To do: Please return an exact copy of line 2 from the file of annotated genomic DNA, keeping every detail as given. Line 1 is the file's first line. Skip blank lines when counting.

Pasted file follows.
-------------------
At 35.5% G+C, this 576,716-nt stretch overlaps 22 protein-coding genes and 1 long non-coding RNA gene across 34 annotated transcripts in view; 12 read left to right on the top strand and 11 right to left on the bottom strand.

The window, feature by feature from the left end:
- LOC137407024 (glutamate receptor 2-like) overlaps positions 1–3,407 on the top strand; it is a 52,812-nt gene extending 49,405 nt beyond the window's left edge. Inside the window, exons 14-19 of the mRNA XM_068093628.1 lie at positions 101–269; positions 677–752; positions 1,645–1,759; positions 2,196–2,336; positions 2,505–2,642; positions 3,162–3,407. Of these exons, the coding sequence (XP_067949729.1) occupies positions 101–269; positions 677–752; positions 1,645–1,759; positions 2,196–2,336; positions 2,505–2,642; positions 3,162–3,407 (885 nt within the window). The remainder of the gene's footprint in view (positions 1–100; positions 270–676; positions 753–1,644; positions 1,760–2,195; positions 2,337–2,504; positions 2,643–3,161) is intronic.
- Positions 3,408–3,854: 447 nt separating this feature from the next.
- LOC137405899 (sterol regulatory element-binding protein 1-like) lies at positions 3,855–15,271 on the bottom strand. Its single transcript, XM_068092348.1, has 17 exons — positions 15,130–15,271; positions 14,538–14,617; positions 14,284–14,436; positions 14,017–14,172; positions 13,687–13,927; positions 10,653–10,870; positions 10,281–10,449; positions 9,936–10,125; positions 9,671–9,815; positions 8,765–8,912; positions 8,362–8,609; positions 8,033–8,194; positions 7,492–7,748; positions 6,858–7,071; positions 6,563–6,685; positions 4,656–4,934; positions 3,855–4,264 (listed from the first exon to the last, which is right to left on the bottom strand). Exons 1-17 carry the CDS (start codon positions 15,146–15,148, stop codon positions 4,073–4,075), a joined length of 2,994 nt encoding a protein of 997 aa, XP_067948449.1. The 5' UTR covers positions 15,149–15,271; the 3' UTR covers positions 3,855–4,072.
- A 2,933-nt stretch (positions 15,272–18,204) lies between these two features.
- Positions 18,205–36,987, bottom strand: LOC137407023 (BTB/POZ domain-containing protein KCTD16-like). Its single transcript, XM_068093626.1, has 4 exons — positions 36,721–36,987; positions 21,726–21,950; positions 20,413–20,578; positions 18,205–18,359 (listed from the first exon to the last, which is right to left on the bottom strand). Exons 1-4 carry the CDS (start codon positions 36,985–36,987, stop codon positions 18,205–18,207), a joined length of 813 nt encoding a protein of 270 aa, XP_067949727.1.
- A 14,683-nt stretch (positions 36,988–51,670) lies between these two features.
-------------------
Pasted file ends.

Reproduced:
The window, feature by feature from the left end: